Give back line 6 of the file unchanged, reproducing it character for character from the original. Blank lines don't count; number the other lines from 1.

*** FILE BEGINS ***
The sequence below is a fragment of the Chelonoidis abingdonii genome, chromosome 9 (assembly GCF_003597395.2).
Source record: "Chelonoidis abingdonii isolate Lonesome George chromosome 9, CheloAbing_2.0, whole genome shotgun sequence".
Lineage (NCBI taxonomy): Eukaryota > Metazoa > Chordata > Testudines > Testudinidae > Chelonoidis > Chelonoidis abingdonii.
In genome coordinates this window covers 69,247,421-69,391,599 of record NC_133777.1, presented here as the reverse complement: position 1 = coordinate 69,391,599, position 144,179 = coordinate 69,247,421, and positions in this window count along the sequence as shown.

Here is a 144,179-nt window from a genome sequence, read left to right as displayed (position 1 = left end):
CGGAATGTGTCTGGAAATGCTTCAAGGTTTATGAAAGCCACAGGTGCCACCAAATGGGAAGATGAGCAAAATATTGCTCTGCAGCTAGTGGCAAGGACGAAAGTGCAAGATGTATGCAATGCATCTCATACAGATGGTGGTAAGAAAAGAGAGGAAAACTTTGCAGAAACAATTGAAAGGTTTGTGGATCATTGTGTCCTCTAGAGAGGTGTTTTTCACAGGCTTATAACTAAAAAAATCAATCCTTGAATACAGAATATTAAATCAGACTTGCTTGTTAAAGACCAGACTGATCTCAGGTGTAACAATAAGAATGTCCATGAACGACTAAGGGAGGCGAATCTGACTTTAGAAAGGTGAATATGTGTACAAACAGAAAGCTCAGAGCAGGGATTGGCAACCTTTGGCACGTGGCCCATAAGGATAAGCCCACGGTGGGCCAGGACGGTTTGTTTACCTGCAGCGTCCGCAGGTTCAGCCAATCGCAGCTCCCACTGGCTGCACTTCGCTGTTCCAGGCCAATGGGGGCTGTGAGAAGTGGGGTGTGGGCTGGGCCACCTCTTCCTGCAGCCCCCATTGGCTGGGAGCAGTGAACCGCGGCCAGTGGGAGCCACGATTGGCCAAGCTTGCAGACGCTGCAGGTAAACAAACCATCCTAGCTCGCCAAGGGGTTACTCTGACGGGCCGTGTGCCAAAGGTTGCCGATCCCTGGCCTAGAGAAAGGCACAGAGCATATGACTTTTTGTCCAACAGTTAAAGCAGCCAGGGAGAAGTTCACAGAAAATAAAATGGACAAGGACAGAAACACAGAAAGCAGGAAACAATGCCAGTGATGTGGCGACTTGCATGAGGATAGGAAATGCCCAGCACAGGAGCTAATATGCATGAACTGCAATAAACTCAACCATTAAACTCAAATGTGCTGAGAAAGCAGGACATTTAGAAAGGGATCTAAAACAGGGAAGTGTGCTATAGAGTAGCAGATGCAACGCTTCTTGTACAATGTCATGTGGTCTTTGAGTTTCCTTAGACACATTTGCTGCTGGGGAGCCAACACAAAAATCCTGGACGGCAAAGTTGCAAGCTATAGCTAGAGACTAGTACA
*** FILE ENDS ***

CGGAATGTGTCTGGAAATGCTTCAAGGTTTATGAAAGCCACAGGTGCCACCAAATGGGAAGATGAGCAAAATATTGCTCTGCAGCTAGTGGCAAGGACGAAAGTGCAAGATGTATGCAATGCATCTCATACAGATGGTGGTAAGAAAAGAGAGGAAAACTTTGCAGAAACAATTGAAAGGTTTGTGGATCATTGTGTCCTCTAGAGAGGTGTTTTTCACAGGCTTATAACTAAAAAAATCAATCCTTGAATACAGAATATTAAATCAGACTTGCTTGTTAAAGACCAGACTGATCTCAGGTGTAACAATAAGAATGTCCATGAACGACTAAGGGAGGCGAATCTGACTTTAGAAAGGTGAATATGTGTACAAACAGAAAGCTCAGAGCAGGGATTGGCAACCTTTGGCACGTGGCCCATAAGGATAAGCCCACGGTGGGCCAGGACGGTTTGTTTACCTGCAGCGTCCGCAGGTTCAGCCAATCGCAGCTCCCACTGGCTGCACTTCGCTGTTCCAGGCCAATGGGGGCTGTGAGAAGTGGGGTGTGGGCTGGGCCACCTCTTCCTGCAGCCCCCATTGGCTGGGAGCAGTGAACCGCGGCCAGTGGGAGCCACGATTGGCCAAGCTTGCAGACGCTGCAGGTAAACAAACCATCCTAGCTCGCCAAGGGGTTACTCTGACGGGCCGTGTGCCAAAGGTTGCCGATCCCTGGCCTAGAGAAAGGCACAGAGCATATGACTTTTTGTCCAACAGTTAAAGCAGCCAGGGAGAAGTTCACAGAAAATAAAATGGACAAGGACAGAAACACAGAAAGCAGGAAACAATGCCAGTGATGTGGCGACTTGCATGAGGATAGGAAATGCCCAGCACAGGAGCTAATATGCATGAACTGCAATAAACTCAACCATTAAACTCAAATGTGCTGAGAAAGCAGGACATTTAGAAAGGGATCTAAAACAGGGAAGTGTGCTATAGAGTAGCAGATGCAACGCTTCTTGTACAATGTCATGTGGTCTTTGAGTTTCCTTAGACACATTTGCTGCTGGGGAGCCAACACAAAAATCCTGGACGGCAAAGTTGCAAGCTATAGCTAGAGACTAGTACA